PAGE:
Tumor heterogeneity has been compared with Darwinian evolution and survival of the fittest. The evolutionary ecosystem of tumors consisting of heterogeneous tumor cell populations represents a considerable challenge to tumor therapy, since all genetically and phenotypically different subpopulations have to be efficiently killed by therapy. Otherwise, even small surviving subpopulations may cause repopulation and refractory tumors. Single-cell sequencing allows for a better understanding of the genomic principles of tumor heterogeneity and represents the basis for more successful tumor treatments. The isolation and sequencing of single tumor cells still represents a considerable technical challenge and consists of three major steps: (1) single cell isolation (e.g., by laser-capture microdissection), fluorescence-activated cell sorting, micromanipulation, whole genome amplification (e.g., with the help of Phi29 DNA polymerase), and transcriptome-wide next generation sequencing technologies (e.g., 454 pyrosequencing, Illumina sequencing, and other systems). Data demonstrating the feasibility of single-cell sequencing for monitoring the emergence of drug-resistant cell clones in patient samples are discussed herein. It is envisioned that single-cell sequencing will be a valuable asset to assist the design of regimens for personalized tumor therapies based on tumor subpopulation-specific genetic alterations in individual patients. Full article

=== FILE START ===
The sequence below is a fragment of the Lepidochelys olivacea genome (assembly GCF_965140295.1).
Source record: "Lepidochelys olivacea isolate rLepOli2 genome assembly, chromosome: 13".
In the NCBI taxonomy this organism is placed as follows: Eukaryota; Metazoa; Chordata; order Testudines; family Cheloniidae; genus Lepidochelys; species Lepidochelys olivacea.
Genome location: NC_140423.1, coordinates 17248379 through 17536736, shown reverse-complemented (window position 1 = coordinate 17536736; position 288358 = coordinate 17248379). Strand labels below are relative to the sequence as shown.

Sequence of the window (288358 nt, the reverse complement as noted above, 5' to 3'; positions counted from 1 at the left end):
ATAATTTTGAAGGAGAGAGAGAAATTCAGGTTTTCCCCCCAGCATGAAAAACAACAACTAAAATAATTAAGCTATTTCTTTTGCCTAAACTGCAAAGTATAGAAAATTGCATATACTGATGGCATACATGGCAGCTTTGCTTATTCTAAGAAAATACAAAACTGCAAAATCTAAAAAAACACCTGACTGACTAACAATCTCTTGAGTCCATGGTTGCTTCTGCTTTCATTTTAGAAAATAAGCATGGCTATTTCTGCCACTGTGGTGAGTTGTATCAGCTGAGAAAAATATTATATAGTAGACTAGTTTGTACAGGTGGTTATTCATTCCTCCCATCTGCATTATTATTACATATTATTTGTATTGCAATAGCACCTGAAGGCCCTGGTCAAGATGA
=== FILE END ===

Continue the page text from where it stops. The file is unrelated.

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Open AccessReview How Efficient Is My (Medicinal) Chemistry?
Pharmaceuticals 2016, 9(2), 26; doi:10.3390/ph9020026
Received: 27 January 2016 / Revised: 3 May 2016 / Accepted: 10 May 2016 / Published: 16 May 2016
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Abstract
“Greening” a chemical transformation is not about only changing the nature of a solvent or decreasing the reaction temperature. There are metrics enabling a critical quantification of the efficiency of an experimental protocol. Some of them are applied to different sequences for the
[...] Read more.
“Greening” a chemical transformation is not about only changing the nature of a solvent or decreasing the reaction temperature. There are metrics enabling a critical quantification of the efficiency of an experimental protocol. Some of them are applied to different sequences for the preparation of paracetamol in order to understand their performance parameters and elucidate pathways for improvement. Full article